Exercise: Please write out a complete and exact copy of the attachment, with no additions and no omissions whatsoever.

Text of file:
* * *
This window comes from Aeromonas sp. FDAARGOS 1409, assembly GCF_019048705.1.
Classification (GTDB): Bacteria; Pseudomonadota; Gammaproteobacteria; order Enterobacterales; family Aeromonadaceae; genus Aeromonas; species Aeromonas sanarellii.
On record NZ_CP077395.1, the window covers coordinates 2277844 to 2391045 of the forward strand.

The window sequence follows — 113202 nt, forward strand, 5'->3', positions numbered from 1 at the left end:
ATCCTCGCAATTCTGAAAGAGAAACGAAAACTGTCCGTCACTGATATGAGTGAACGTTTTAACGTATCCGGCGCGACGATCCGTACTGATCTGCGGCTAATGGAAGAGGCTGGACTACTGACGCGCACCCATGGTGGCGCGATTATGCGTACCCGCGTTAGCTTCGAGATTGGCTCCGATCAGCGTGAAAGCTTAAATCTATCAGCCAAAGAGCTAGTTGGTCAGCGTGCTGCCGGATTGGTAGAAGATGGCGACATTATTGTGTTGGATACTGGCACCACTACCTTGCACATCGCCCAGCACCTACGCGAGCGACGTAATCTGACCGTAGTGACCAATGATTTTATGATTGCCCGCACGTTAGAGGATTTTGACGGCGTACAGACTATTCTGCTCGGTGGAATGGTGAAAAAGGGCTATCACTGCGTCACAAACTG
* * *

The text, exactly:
This window comes from Aeromonas sp. FDAARGOS 1409, assembly GCF_019048705.1.
Classification (GTDB): Bacteria; Pseudomonadota; Gammaproteobacteria; order Enterobacterales; family Aeromonadaceae; genus Aeromonas; species Aeromonas sanarellii.
On record NZ_CP077395.1, the window covers coordinates 2277844 to 2391045 of the forward strand.

The window sequence follows — 113202 nt, forward strand, 5'->3', positions numbered from 1 at the left end:
ATCCTCGCAATTCTGAAAGAGAAACGAAAACTGTCCGTCACTGATATGAGTGAACGTTTTAACGTATCCGGCGCGACGATCCGTACTGATCTGCGGCTAATGGAAGAGGCTGGACTACTGACGCGCACCCATGGTGGCGCGATTATGCGTACCCGCGTTAGCTTCGAGATTGGCTCCGATCAGCGTGAAAGCTTAAATCTATCAGCCAAAGAGCTAGTTGGTCAGCGTGCTGCCGGATTGGTAGAAGATGGCGACATTATTGTGTTGGATACTGGCACCACTACCTTGCACATCGCCCAGCACCTACGCGAGCGACGTAATCTGACCGTAGTGACCAATGATTTTATGATTGCCCGCACGTTAGAGGATTTTGACGGCGTACAGACTATTCTGCTCGGTGGAATGGTGAAAAAGGGCTATCACTGCGTCACAAACTG